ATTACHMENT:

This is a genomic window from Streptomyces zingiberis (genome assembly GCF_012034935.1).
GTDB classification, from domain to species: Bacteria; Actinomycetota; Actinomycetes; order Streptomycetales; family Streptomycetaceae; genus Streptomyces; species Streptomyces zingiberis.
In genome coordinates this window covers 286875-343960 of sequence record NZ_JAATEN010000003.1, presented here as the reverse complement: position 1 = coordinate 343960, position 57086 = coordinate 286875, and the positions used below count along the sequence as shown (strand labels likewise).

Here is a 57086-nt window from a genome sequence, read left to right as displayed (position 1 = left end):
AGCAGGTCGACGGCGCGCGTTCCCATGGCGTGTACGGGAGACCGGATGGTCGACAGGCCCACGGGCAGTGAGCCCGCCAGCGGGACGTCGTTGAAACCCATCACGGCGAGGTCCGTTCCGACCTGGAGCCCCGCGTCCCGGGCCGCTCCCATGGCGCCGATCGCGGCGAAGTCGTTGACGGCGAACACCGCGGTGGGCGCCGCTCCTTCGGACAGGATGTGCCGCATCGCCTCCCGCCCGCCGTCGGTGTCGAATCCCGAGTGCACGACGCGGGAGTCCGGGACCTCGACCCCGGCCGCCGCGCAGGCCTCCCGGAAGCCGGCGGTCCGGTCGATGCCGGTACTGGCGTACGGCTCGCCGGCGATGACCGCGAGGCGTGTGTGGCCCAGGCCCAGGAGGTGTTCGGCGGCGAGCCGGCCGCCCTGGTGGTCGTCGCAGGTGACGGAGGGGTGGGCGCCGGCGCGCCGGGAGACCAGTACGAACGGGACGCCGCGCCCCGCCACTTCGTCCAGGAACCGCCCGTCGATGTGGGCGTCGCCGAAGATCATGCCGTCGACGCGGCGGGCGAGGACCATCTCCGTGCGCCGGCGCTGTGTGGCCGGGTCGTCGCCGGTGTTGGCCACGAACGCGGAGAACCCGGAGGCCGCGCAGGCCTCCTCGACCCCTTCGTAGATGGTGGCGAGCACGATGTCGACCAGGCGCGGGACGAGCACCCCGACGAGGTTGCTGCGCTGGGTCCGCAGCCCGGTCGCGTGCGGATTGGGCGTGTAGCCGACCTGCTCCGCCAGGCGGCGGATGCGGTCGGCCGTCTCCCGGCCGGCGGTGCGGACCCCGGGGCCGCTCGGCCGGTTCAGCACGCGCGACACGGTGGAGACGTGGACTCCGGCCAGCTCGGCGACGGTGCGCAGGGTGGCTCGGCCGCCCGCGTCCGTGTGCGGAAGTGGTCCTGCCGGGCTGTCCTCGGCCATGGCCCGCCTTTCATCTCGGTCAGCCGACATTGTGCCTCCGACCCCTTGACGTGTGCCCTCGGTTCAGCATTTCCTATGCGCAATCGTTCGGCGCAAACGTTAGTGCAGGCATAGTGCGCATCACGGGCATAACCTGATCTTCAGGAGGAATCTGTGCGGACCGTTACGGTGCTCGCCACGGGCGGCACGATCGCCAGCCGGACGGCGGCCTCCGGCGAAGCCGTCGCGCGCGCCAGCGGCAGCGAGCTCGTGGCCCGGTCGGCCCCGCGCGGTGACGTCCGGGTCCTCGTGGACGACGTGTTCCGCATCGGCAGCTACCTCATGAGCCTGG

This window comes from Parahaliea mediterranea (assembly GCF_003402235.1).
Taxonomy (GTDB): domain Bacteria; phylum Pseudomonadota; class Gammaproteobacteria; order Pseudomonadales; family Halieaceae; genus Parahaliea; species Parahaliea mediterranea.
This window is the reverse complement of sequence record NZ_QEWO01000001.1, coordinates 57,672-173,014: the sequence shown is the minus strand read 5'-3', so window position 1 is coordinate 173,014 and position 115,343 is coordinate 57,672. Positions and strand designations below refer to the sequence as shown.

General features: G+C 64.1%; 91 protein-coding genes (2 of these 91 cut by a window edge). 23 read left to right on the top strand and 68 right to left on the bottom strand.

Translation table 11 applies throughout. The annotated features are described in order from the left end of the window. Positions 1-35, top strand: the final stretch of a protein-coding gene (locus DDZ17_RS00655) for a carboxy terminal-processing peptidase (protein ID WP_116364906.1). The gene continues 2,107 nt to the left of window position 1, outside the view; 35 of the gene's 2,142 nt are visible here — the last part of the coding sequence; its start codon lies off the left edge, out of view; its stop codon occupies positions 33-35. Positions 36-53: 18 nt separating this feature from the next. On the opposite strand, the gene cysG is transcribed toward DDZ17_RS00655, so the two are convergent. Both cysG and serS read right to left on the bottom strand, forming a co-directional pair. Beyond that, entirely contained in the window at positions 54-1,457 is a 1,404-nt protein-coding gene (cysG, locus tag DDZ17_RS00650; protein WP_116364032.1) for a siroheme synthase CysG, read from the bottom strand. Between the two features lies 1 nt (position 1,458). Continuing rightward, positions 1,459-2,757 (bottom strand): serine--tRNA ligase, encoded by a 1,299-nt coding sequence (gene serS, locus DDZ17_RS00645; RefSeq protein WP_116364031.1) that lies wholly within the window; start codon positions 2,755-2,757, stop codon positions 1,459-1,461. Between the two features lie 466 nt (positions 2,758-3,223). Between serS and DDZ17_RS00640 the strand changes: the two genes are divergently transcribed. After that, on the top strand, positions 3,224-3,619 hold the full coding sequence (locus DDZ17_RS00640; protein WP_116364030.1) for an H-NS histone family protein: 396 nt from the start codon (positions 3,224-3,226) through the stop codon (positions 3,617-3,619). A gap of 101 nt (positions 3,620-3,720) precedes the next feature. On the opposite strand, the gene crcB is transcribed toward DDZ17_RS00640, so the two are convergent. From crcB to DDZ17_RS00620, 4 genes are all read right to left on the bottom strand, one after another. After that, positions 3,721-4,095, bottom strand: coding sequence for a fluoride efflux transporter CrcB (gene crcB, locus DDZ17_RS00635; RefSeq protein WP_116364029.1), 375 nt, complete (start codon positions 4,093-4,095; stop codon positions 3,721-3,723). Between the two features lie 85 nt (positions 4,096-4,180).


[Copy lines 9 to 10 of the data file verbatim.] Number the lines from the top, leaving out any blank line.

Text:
General features: G+C 64.1%; 91 protein-coding genes (2 of these 91 cut by a window edge). 23 read left to right on the top strand and 68 right to left on the bottom strand.

Translation table 11 applies throughout. The annotated features are described in order from the left end of the window. Positions 1-35, top strand: the final stretch of a protein-coding gene (locus DDZ17_RS00655) for a carboxy terminal-processing peptidase (protein ID WP_116364906.1). The gene continues 2,107 nt to the left of window position 1, outside the view; 35 of the gene's 2,142 nt are visible here — the last part of the coding sequence; its start codon lies off the left edge, out of view; its stop codon occupies positions 33-35. Positions 36-53: 18 nt separating this feature from the next. On the opposite strand, the gene cysG is transcribed toward DDZ17_RS00655, so the two are convergent. Both cysG and serS read right to left on the bottom strand, forming a co-directional pair. Beyond that, entirely contained in the window at positions 54-1,457 is a 1,404-nt protein-coding gene (cysG, locus tag DDZ17_RS00650; protein WP_116364032.1) for a siroheme synthase CysG, read from the bottom strand. Between the two features lies 1 nt (position 1,458). Continuing rightward, positions 1,459-2,757 (bottom strand): serine--tRNA ligase, encoded by a 1,299-nt coding sequence (gene serS, locus DDZ17_RS00645; RefSeq protein WP_116364031.1) that lies wholly within the window; start codon positions 2,755-2,757, stop codon positions 1,459-1,461. Between the two features lie 466 nt (positions 2,758-3,223). Between serS and DDZ17_RS00640 the strand changes: the two genes are divergently transcribed. After that, on the top strand, positions 3,224-3,619 hold the full coding sequence (locus DDZ17_RS00640; protein WP_116364030.1) for an H-NS histone family protein: 396 nt from the start codon (positions 3,224-3,226) through the stop codon (positions 3,617-3,619). A gap of 101 nt (positions 3,620-3,720) precedes the next feature. On the opposite strand, the gene crcB is transcribed toward DDZ17_RS00640, so the two are convergent. From crcB to DDZ17_RS00620, 4 genes are all read right to left on the bottom strand, one after another. After that, positions 3,721-4,095, bottom strand: coding sequence for a fluoride efflux transporter CrcB (gene crcB, locus DDZ17_RS00635; RefSeq protein WP_116364029.1), 375 nt, complete (start codon positions 4,093-4,095; stop codon positions 3,721-3,723). Between the two features lie 85 nt (positions 4,096-4,180).